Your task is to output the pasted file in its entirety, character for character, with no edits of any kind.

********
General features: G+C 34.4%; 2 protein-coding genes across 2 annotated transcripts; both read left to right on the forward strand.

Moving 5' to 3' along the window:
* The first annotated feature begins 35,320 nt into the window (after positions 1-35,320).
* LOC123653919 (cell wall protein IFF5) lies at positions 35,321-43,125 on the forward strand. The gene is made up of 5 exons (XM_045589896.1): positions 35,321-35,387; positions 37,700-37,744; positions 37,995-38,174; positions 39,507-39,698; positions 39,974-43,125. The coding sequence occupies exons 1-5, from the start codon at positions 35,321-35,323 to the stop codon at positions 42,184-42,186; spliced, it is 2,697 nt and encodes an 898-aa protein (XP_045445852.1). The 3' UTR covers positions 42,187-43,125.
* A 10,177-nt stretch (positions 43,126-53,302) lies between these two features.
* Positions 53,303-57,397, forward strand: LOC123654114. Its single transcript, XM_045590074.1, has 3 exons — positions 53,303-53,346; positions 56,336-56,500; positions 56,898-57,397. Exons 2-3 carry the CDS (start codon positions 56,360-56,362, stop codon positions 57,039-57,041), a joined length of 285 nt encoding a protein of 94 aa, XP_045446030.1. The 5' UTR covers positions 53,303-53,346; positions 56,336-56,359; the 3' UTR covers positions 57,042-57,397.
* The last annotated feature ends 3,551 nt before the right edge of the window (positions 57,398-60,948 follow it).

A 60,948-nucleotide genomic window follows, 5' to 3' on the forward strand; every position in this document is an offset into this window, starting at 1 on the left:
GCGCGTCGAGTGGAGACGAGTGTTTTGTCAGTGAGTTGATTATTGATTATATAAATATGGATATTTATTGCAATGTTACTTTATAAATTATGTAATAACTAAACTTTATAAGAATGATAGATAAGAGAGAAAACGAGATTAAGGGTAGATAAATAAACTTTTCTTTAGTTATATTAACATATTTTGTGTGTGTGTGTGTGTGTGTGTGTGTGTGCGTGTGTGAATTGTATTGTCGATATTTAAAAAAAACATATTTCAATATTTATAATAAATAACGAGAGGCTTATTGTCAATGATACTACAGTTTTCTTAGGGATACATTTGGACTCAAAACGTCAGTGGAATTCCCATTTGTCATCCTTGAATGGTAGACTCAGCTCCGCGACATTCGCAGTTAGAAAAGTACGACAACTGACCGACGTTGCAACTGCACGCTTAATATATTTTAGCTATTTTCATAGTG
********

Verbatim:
General features: G+C 34.4%; 2 protein-coding genes across 2 annotated transcripts; both read left to right on the forward strand.

Moving 5' to 3' along the window:
* The first annotated feature begins 35,320 nt into the window (after positions 1-35,320).
* LOC123653919 (cell wall protein IFF5) lies at positions 35,321-43,125 on the forward strand. The gene is made up of 5 exons (XM_045589896.1): positions 35,321-35,387; positions 37,700-37,744; positions 37,995-38,174; positions 39,507-39,698; positions 39,974-43,125. The coding sequence occupies exons 1-5, from the start codon at positions 35,321-35,323 to the stop codon at positions 42,184-42,186; spliced, it is 2,697 nt and encodes an 898-aa protein (XP_045445852.1). The 3' UTR covers positions 42,187-43,125.
* A 10,177-nt stretch (positions 43,126-53,302) lies between these two features.
* Positions 53,303-57,397, forward strand: LOC123654114. Its single transcript, XM_045590074.1, has 3 exons — positions 53,303-53,346; positions 56,336-56,500; positions 56,898-57,397. Exons 2-3 carry the CDS (start codon positions 56,360-56,362, stop codon positions 57,039-57,041), a joined length of 285 nt encoding a protein of 94 aa, XP_045446030.1. The 5' UTR covers positions 53,303-53,346; positions 56,336-56,359; the 3' UTR covers positions 57,042-57,397.
* The last annotated feature ends 3,551 nt before the right edge of the window (positions 57,398-60,948 follow it).

A 60,948-nucleotide genomic window follows, 5' to 3' on the forward strand; every position in this document is an offset into this window, starting at 1 on the left:
GCGCGTCGAGTGGAGACGAGTGTTTTGTCAGTGAGTTGATTATTGATTATATAAATATGGATATTTATTGCAATGTTACTTTATAAATTATGTAATAACTAAACTTTATAAGAATGATAGATAAGAGAGAAAACGAGATTAAGGGTAGATAAATAAACTTTTCTTTAGTTATATTAACATATTTTGTGTGTGTGTGTGTGTGTGTGTGTGTGTGCGTGTGTGAATTGTATTGTCGATATTTAAAAAAAACATATTTCAATATTTATAATAAATAACGAGAGGCTTATTGTCAATGATACTACAGTTTTCTTAGGGATACATTTGGACTCAAAACGTCAGTGGAATTCCCATTTGTCATCCTTGAATGGTAGACTCAGCTCCGCGACATTCGCAGTTAGAAAAGTACGACAACTGACCGACGTTGCAACTGCACGCTTAATATATTTTAGCTATTTTCATAGTG